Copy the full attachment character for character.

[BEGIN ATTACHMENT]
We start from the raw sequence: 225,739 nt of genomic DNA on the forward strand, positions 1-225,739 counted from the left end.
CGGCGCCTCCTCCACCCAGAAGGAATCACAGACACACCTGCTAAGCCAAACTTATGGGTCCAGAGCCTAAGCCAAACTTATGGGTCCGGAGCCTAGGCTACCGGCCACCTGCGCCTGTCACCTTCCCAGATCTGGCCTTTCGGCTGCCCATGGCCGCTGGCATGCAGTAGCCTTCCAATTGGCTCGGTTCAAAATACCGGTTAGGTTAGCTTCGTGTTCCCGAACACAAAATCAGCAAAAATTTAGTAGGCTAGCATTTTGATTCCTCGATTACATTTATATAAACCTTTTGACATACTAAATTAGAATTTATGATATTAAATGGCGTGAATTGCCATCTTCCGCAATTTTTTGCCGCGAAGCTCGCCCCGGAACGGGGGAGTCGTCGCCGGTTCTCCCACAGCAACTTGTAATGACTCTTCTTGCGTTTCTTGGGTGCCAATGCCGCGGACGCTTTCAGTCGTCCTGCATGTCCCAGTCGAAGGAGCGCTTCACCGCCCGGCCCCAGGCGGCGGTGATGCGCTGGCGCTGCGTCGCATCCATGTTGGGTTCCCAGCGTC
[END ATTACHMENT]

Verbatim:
We start from the raw sequence: 225,739 nt of genomic DNA on the forward strand, positions 1-225,739 counted from the left end.
CGGCGCCTCCTCCACCCAGAAGGAATCACAGACACACCTGCTAAGCCAAACTTATGGGTCCAGAGCCTAAGCCAAACTTATGGGTCCGGAGCCTAGGCTACCGGCCACCTGCGCCTGTCACCTTCCCAGATCTGGCCTTTCGGCTGCCCATGGCCGCTGGCATGCAGTAGCCTTCCAATTGGCTCGGTTCAAAATACCGGTTAGGTTAGCTTCGTGTTCCCGAACACAAAATCAGCAAAAATTTAGTAGGCTAGCATTTTGATTCCTCGATTACATTTATATAAACCTTTTGACATACTAAATTAGAATTTATGATATTAAATGGCGTGAATTGCCATCTTCCGCAATTTTTTGCCGCGAAGCTCGCCCCGGAACGGGGGAGTCGTCGCCGGTTCTCCCACAGCAACTTGTAATGACTCTTCTTGCGTTTCTTGGGTGCCAATGCCGCGGACGCTTTCAGTCGTCCTGCATGTCCCAGTCGAAGGAGCGCTTCACCGCCCGGCCCCAGGCGGCGGTGATGCGCTGGCGCTGCGTCGCATCCATGTTGGGTTCCCAGCGTC